Kirin Nayaran's Alive in the Writing: Crafting Ethnography in the Company of Chekhov is a five - section book about finding "company amid the often isolating and difficult aspects of writing" (p. xiii). As an English Literature major, I recall the basic tenets of story - writing: plot, setting, and characterization. Narayan's chapters offer a kinder entry. "Story and Theory" invoke Anton Chekhov as an ethnographic companion offering expertise about the essentials of writing a good story. "Place," "Person," and "Voice" take the innocent writer further in to the power of writing, until "Self" provides a denouement of sorts, when the reader finally realizes that learning to write with Narayan, Chekhov, and a host of others was actually a foray into ethnography itself. This book is at once an insightful textbook, an inspiring read, and an ethnographic experience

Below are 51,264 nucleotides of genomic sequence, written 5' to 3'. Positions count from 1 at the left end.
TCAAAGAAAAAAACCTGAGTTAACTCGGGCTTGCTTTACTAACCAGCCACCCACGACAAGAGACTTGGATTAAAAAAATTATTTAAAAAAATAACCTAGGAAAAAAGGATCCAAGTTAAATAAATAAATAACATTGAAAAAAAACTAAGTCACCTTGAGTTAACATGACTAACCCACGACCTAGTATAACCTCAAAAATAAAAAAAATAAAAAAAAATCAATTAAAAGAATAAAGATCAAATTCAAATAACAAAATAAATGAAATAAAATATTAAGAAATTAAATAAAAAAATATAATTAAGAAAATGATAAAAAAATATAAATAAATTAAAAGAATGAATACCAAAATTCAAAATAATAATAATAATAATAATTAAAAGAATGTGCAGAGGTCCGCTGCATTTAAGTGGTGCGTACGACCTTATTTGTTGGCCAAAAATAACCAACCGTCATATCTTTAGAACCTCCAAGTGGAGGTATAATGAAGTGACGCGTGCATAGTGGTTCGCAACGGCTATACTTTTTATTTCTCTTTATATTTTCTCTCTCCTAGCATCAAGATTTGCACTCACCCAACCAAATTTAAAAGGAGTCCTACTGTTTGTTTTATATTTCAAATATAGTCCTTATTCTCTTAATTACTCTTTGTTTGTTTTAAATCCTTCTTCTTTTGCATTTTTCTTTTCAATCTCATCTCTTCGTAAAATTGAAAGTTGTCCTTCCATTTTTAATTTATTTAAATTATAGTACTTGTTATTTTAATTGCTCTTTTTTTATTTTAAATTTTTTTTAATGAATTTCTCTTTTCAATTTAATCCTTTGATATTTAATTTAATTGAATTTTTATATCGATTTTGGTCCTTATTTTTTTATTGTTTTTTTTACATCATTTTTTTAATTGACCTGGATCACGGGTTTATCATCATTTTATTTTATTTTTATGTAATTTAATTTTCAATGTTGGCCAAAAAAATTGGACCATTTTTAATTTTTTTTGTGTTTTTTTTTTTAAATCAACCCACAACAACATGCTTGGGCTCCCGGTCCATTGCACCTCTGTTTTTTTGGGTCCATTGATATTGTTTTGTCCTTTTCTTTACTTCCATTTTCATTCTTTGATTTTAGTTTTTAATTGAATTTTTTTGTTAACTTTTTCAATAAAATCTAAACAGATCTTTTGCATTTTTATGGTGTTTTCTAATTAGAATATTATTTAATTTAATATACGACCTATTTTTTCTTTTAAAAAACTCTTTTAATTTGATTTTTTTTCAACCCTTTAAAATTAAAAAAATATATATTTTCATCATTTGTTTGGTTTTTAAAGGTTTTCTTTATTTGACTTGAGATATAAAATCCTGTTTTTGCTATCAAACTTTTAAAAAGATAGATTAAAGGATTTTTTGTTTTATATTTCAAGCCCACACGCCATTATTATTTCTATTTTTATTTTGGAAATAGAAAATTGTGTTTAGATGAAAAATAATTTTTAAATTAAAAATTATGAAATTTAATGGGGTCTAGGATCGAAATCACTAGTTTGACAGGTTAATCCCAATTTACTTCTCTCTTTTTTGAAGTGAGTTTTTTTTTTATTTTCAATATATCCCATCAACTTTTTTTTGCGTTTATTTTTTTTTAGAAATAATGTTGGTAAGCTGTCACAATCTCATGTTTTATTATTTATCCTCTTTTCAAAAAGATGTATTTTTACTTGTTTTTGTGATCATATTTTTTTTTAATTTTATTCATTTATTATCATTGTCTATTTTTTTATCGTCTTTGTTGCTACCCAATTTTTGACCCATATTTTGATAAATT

Ethnography, Writing, Story, Chekhov

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